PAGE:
Pregnancy remains feasible even with amenorrhea occurring from breast cancer treatments, and prevalence of contraceptive use among young female patients with breast cancer in Mexico was found to be insufficient in a study recently published in the Journal of Global Oncology.

Chemotherapy and hormonal therapies for breast cancer can affect reproductive function and cause amenorrhea, but fertility remains possible. Researchers conducted a cross-sectional survey at the Instituto Nacional de Cancerología, in Mexico City, Mexico, regarding contraceptive use and counseling among 104 female patients younger than 40 who were treated for breast cancer.

Patients had either completed chemotherapy in the previous 5 years or were receiving long-term treatment with hormonal therapy and/or trastuzumab during the time of the study. Amenorrhea during treatment occurred for 58.7% of patients on chemotherapy and for 54.3% of patients receiving hormonal therapy.

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Contraception was used by 51.1% of patients during chemotherapy and 45.7% of patients on hormonal and/or trastuzumab therapy. Sexual activity was reported by 49% of patients during treatment. Although 76.5% of these patients used contraception, only 29.4% of sexually active patients used an effective form of contraception. No pregnancies occurred.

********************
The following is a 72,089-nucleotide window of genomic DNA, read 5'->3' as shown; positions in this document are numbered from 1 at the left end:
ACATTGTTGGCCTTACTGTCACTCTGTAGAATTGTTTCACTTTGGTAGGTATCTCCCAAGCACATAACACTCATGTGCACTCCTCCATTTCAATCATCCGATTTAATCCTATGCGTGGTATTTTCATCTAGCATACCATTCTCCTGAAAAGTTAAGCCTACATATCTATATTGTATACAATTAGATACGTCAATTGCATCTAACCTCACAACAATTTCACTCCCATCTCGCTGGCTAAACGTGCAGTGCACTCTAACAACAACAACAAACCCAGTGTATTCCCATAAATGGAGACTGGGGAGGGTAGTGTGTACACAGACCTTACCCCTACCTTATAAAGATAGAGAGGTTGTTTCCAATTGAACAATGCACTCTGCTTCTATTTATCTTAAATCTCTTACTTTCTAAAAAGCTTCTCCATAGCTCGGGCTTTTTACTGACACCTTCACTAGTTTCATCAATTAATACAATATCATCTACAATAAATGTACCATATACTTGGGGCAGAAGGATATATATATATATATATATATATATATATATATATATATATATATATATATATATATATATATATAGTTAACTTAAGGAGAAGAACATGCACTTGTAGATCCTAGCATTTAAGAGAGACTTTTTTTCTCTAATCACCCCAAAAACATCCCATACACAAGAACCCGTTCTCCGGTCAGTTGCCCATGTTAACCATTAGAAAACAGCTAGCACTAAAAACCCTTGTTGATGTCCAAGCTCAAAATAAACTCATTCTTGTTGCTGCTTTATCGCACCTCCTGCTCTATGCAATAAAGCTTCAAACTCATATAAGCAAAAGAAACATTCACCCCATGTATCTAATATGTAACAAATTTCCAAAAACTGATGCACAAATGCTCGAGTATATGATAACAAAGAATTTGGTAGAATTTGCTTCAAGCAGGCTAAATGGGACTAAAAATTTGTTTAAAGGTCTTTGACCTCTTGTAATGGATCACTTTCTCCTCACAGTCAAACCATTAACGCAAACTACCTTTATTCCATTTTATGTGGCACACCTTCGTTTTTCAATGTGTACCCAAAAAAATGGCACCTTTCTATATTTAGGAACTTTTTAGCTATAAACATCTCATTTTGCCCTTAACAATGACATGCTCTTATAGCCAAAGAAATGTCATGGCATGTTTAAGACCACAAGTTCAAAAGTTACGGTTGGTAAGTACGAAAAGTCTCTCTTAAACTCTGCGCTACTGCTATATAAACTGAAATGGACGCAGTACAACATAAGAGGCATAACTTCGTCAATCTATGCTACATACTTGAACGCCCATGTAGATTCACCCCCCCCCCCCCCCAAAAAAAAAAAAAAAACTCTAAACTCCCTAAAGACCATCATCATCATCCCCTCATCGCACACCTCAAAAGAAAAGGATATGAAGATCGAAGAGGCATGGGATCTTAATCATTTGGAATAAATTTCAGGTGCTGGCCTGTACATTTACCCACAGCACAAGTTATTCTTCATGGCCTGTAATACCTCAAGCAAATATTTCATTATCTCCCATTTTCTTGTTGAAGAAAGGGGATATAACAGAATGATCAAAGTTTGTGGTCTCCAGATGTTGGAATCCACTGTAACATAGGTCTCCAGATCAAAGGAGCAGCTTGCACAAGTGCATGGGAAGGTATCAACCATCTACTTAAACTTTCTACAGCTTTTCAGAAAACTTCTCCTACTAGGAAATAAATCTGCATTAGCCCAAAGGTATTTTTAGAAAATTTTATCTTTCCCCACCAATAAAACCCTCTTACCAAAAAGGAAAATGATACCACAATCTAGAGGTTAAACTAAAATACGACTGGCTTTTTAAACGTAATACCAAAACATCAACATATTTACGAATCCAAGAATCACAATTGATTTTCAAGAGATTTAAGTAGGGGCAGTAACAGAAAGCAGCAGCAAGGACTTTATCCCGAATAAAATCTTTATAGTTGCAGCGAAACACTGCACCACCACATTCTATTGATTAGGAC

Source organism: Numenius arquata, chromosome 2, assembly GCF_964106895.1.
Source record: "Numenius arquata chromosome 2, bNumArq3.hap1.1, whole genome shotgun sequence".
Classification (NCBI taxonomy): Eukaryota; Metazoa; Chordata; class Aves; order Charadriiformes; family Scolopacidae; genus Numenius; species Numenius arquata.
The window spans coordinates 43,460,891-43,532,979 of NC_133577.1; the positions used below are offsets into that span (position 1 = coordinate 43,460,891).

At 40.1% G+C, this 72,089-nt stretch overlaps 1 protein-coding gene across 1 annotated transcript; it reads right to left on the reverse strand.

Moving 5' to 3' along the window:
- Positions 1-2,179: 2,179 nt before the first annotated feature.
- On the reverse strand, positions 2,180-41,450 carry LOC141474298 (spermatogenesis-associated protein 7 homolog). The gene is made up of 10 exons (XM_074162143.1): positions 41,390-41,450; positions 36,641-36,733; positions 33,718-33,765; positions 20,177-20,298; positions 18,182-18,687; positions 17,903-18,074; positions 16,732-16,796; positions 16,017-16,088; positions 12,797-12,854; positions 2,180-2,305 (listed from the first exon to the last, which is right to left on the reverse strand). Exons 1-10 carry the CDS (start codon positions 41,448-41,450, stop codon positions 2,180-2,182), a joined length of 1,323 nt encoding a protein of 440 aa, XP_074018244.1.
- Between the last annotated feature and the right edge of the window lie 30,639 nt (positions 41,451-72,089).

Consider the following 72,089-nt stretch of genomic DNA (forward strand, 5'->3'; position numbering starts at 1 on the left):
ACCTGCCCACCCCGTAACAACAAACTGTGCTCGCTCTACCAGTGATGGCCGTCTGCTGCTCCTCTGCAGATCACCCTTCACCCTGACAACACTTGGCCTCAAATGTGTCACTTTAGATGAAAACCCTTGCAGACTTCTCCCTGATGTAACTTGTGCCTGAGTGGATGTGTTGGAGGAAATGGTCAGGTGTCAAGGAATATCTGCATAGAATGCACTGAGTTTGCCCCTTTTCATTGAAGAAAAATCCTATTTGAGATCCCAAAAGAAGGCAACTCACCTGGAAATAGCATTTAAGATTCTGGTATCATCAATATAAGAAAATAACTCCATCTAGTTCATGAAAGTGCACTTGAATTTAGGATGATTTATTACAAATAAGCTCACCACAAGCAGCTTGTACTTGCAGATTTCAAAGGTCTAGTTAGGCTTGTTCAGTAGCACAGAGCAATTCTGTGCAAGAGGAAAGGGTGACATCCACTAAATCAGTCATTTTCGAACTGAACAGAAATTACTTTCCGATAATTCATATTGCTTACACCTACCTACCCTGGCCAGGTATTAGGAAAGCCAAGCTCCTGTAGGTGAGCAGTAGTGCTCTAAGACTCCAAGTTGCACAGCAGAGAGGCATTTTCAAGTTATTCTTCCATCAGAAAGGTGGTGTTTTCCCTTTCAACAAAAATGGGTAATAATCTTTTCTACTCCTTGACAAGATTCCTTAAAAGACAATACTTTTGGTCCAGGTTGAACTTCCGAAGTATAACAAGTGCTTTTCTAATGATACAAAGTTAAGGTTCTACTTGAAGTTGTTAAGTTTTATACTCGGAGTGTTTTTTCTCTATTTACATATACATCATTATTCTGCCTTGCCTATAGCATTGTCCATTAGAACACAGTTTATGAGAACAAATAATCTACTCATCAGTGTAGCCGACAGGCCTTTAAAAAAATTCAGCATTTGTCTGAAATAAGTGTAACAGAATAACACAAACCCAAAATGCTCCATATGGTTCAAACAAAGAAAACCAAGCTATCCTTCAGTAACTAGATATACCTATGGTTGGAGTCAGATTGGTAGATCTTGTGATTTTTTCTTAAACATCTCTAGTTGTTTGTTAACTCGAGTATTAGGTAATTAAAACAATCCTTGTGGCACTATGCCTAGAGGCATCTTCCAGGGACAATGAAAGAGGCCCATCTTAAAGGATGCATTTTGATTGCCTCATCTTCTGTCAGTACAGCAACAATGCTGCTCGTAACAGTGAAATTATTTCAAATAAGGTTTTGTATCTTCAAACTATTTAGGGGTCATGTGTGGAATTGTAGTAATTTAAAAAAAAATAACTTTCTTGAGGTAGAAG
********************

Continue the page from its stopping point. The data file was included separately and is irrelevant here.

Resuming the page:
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Advice from health care providers about contraceptives was reported by 16.7% of patients, and only 34.6% of patients knew pregnancy was possible even with amenorrhea from breast cancer treatment. Contraceptive use occurred among 83.3% of sexually active women who received contraceptive counseling vs 22.2% of sexually active women who had not (P =.011).

Most young women with breast cancer in this study did not use sufficient contraception. The researchers recommend that contraceptive counseling be a part of care for young female patients with breast cancer.


Castro-Sanchez A, Martinez-Cannon BA, Platas A, et al. Suboptimal use of effective contraceptive methods in young Mexican women with breast cancer [published online October 9, 2018]. J Glob Oncol. doi: 10.1200/JGO.18.00064